Five Loaves, Two Fish, a Chicken Sandwich, and a Doorknob

As some of you are aware, I recently left my director position at Chick-fil-A after a super jam-packed three years. During those years, I was given the opportunity to travel to the Chick-fil-a corporate office, facilitate training for team members that were at grand opening stores, and work in several different capacities at the store across the street from UCI. Much of it was an amazing experience and just as much of it wasn’t.

This past couple of months has been overflowing with transition, discomfort, and self-discovery. As I’ve tried multiple times to gain closure on this past season by writing, I always found myself scrapping my work. The tone always seemed to come off in a different way than I intended and thematically, many pieces just didn’t fit into the whole narrative.

Now, three months after returning from Mexico and one month after leaving Chick-fil-A, this is what I learned.

I remember the first time I ever had Chick-fil-A.

It was after I got a haircut at my barber’s shop in Mira Mesa. I went across the street in my family’s red Toyota Sienna, and I drove through the drive-through. I remember asking the order taker if there was a dollar menu or a value menu to which she responded that they did not, in fact, have one. I remember being conflicted between the original and the spicy so I ordered one of each and left the window in disbelief that had I just spent five bucks just for two sandwiches (this was in the late 2010s).

As I was driving, I was taken aback by the foil bags which I had never before seen. I didn’t pay much mind to it, simply noting that it was different than what I was used to, and I unfolded the red bag as I took a huge bite of the spicy sandwich.

Bad idea.

I definitely cursed as the roof of my mouth and my tastebuds got severely burned from the steaming chicken that I had just taken a bite of.

I remember thinking to myself that it was crazy that this fast food place could have such hot food.

Fast forward four years and I’m sitting in an office above a post office as the future operator of the UCI Chick-fil-a franchise was interviewing me. Ironically, I had just gotten a haircut and because of that, I was in cargo shorts and a tank top. I shared of my experience at El Pollo Loco, and that was the beginning of Craig and my relationship.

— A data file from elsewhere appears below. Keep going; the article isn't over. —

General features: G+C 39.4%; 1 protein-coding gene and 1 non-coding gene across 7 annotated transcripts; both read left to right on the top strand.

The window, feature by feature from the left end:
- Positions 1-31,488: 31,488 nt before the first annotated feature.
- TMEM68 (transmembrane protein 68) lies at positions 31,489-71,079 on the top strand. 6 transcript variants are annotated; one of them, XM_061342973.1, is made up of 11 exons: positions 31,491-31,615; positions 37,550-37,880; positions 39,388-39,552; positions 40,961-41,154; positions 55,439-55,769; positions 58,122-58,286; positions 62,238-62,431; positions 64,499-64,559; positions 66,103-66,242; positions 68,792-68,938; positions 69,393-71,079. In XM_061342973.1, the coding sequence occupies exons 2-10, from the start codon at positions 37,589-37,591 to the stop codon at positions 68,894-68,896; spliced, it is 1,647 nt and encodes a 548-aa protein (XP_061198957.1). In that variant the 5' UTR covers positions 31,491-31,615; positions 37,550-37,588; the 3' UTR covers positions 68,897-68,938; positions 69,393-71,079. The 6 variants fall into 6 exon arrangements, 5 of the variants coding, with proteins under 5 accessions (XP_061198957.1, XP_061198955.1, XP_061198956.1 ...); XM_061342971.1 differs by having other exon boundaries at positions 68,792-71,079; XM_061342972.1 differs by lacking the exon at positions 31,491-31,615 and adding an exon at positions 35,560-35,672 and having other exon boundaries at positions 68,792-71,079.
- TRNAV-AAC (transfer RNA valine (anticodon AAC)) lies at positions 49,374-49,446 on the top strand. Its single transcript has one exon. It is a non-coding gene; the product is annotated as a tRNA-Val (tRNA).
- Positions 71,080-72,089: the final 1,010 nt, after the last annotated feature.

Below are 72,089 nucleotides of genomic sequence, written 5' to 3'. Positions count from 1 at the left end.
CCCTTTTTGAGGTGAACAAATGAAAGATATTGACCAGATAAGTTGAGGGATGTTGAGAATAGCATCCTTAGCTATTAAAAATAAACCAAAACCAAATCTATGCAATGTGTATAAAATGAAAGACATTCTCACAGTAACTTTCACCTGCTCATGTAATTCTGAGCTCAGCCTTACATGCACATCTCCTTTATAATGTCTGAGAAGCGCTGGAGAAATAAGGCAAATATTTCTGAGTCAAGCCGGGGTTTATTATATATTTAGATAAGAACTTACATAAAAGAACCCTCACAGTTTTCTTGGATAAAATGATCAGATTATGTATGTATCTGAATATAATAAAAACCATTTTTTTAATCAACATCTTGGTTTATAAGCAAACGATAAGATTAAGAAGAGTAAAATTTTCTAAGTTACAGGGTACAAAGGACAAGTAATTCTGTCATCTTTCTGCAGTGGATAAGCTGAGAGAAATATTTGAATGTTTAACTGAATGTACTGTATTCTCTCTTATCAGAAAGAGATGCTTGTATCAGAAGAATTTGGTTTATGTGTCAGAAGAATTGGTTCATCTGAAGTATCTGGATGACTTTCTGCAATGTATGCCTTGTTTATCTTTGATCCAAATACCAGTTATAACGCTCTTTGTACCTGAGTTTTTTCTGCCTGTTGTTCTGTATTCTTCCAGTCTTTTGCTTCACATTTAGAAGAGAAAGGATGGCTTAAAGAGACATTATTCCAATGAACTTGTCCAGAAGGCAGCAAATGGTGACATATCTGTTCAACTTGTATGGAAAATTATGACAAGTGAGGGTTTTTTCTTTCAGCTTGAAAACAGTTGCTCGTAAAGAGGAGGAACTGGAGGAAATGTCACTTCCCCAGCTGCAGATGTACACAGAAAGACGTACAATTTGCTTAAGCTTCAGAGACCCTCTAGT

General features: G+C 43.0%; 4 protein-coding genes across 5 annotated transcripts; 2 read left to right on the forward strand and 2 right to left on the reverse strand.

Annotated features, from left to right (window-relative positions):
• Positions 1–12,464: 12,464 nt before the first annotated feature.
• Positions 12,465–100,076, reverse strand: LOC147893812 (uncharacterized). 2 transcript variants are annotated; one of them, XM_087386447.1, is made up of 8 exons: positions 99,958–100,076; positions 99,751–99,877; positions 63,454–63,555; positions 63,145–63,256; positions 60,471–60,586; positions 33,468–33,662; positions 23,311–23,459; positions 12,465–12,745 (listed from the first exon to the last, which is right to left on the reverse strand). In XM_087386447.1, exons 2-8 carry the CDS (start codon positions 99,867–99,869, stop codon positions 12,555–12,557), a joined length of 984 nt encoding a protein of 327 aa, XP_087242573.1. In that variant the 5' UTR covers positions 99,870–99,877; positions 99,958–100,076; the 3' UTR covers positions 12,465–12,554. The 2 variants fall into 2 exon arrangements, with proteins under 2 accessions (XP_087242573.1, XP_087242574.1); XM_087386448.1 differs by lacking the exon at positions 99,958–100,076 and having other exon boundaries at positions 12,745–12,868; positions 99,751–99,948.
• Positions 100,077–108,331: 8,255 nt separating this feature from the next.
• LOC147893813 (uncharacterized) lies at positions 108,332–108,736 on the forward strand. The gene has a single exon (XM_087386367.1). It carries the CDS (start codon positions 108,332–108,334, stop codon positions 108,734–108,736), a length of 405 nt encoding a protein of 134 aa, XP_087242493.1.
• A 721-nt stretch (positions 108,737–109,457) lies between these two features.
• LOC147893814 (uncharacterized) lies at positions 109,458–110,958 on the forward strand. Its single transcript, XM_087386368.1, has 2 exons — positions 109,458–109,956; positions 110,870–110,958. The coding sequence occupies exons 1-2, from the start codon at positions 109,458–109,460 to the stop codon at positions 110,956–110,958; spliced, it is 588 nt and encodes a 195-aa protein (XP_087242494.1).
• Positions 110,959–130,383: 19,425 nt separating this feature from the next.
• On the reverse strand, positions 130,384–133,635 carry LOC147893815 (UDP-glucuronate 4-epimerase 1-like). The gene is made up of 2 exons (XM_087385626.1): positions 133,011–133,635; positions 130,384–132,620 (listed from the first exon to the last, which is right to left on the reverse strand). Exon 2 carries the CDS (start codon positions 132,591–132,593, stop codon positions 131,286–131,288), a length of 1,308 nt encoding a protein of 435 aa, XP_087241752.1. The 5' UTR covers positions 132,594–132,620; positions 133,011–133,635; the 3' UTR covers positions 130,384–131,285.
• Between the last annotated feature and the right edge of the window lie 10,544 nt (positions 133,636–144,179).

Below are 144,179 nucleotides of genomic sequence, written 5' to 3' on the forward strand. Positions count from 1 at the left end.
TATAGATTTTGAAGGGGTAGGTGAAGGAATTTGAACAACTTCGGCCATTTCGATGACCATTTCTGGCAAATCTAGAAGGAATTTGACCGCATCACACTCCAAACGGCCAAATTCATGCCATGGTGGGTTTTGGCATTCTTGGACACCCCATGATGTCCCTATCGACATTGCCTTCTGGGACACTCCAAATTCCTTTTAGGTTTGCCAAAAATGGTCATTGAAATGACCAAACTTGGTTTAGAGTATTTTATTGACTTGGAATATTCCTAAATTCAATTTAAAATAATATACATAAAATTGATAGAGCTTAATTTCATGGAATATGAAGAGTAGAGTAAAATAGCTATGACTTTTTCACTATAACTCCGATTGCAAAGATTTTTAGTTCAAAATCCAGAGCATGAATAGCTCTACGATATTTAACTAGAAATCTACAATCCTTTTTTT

Fast forward two more years, and I was sitting in an uncomfortable chair being grilled by my new supervisor at Honda Finance (on a Saturday). He complimented my work ethic and my ability to pump out work at a rapid rate, but he was trying to understand why I was late to overtime all the time.

The conversation ended with him telling me that if I wanted to move out of the temp position, that I would need to be able to commit to overtime on top of the daily 9-5 schedule to show that I was committed to the job and company as a whole.

I remember driving home and coming to the conclusion that I couldn’t see myself working at a place in which all of their six or seven upper management positions had turned over in the short nine months I had been there.

I texted Craig and asked him if he needed someone to work temporarily. I explained to him that I was going to try and follow in my dad’s footsteps by studying for the LSAT and going to law school.

He graciously offered me a position as a team member.

In seven months, Craig would offer me a director position after I had decided while taking the LSAT, that law would be too frustrating for my personality to have a career in. I would start as a director of operations, transition to a director of facilities, and eventually become the director of food safety.

The director role was the first legitimate management role I had ever had, and it taught me so much about people and ultimately myself.

If I can be candid, it took me so long to be able to say confidently to people that I was introducing myself to that I worked at a Chick-fil-A franchise.

I swore I could feel the judgment as I wrestled with what it was exactly that I accomplished in obtaining a four-year degree from UCI.

That combined with the fact that I felt like an impostor in a role that I was not prepared or trained for made for an incredibly rough time.